Within these sites, Badiou identifies 'a movement communism' in action:  '"Communism" means here: the creation in common of the collective destiny. This 'common' has two particular features. Firstly, it is generic, representative in a site of humanity as a whole. In this site there is to be found every variety of person of whom a people is composed; every speech is listened to, every proposal examined, and every difficulty dealt with for what it is. Secondly, it overcomes all the major contradictions that the state claims it alone can manage, without ever transcending them: between intellectuals and manual workers, men and women, poor and rich, Muslim and Copts, people from the provinces and people from the capital, and so on. Thousands of new possibilities arise in connnection with these contradictions at every instant, to which the state - any state - is utterly blind. We see young female doctors from the provinces care for the wounded, sleeping among a circle of fierce young men... We see everyone talking to neighbours they do not know. We read a thousand placards where each person's life joins in the History of all, without any hiatus. The set of these situations, these inventions, constitutes movement communism. For two centuries now the sole political problem has been this: How are we to make the inventions of movement communism endure?'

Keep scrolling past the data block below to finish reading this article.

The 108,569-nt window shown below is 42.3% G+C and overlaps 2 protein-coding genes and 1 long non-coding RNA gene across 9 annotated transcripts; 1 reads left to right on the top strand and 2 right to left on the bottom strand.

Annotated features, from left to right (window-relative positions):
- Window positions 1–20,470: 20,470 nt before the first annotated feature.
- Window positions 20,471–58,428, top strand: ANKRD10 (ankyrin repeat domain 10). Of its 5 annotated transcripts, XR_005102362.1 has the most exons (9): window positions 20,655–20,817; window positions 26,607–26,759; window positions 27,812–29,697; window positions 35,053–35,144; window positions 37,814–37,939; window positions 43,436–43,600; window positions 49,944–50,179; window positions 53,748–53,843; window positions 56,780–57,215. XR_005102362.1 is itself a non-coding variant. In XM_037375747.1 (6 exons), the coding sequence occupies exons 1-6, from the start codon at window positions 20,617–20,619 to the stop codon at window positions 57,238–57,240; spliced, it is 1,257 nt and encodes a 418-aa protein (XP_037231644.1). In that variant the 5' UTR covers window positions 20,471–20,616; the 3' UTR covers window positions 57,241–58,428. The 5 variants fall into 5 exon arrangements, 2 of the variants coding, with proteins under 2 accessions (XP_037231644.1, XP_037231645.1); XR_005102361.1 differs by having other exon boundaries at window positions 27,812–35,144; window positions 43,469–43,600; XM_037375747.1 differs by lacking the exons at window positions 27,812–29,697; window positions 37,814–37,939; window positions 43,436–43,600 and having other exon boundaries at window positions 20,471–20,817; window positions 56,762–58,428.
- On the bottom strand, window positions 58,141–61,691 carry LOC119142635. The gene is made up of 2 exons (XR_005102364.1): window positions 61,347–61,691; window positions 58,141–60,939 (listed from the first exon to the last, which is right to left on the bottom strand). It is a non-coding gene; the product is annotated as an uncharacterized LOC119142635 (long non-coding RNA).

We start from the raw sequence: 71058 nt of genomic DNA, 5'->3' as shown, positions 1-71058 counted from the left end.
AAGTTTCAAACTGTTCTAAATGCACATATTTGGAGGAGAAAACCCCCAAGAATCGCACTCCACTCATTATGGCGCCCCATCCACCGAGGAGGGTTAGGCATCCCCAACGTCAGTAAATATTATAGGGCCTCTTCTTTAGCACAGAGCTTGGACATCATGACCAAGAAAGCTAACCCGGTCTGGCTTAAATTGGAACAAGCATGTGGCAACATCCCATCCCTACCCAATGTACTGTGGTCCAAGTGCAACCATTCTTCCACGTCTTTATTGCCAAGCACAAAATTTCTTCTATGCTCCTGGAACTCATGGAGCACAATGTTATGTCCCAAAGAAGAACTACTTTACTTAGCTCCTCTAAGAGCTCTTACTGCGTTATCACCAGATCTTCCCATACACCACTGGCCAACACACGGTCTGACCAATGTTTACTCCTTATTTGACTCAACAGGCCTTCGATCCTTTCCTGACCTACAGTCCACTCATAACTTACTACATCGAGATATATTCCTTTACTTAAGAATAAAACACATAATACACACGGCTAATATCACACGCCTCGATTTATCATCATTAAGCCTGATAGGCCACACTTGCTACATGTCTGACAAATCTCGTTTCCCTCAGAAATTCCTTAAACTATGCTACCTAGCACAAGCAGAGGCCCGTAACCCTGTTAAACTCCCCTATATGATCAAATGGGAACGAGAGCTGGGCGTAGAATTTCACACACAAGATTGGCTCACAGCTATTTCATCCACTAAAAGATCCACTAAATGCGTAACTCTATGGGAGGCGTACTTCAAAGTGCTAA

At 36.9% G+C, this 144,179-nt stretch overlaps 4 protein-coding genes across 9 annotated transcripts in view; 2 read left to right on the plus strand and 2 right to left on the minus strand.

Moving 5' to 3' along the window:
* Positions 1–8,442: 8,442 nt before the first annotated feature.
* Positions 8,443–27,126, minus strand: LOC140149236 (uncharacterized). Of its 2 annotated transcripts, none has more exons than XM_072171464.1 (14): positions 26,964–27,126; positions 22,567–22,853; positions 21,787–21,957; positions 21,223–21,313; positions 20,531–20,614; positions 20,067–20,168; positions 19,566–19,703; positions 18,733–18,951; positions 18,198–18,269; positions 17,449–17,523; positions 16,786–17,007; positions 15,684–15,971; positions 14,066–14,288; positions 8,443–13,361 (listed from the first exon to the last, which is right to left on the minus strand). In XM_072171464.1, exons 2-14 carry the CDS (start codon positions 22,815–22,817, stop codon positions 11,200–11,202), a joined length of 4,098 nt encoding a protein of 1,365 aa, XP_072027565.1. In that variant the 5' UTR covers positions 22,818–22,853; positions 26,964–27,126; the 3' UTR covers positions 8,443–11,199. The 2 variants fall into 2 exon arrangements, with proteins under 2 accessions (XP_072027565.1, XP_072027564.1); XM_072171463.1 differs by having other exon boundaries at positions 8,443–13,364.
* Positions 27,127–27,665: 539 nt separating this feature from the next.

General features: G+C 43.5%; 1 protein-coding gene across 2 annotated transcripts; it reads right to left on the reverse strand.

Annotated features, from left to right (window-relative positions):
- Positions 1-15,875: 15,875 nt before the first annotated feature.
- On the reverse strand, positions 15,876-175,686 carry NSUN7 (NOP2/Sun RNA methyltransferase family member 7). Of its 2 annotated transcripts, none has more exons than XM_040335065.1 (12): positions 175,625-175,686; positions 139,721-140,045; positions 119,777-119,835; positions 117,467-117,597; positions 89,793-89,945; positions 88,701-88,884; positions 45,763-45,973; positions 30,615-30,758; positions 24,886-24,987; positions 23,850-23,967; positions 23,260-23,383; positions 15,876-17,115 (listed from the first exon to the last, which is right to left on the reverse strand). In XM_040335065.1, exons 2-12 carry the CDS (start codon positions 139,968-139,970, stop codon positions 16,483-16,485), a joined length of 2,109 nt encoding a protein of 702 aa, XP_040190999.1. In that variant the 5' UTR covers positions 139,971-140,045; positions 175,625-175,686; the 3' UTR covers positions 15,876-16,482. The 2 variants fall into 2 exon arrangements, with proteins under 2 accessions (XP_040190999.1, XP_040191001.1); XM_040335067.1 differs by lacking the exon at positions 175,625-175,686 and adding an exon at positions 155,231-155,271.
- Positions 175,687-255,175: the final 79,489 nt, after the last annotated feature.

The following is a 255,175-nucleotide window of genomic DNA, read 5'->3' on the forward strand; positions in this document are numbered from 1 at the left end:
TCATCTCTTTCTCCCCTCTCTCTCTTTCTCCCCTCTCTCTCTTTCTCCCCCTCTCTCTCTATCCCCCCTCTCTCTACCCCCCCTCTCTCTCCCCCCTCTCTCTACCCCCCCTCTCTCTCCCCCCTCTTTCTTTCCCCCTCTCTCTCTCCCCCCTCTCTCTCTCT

The difficulty is that the 'Instensification' associated with such moments of 'movement communism' is inherently difficult to sustain for long periods: 'During a massive popular uprising, a general subjective intensification, a violent passion for the True occurs which Kant had already identified at the time of the French Revolution under the name of enthusiasm. This intensification is general because it is an intensification and radicalization of statements, taking of sides and forms of action as well as the creation of an intense time (people are in the breach all day long, night no longer exists, people do not feel tired even though they are washed-up, and so on). Intensification explains the rapid exhaustion of this kind of moment.. it explains why at the end there are only scant detachments in the squares on the strike and occupation pickets, on the barricades (but it is they who will be the vector of the organized moment should it arrive). This is because such a state of collective creative exaltation cannot become chronic. It certainly creates something eternal, in the form of an active correspondence, whose power is dictatorial, between the universality of the Idea and the singular detail of the site and circumstances. But it is not itself eternal. Nevertheless, this intensity is going to carry on unfolding long after the event that gave rise to it has itself faded. Even when a majority of people revert to ordinary existence, they leave behind them an Energy that is subsequently going to be seized on and organized'.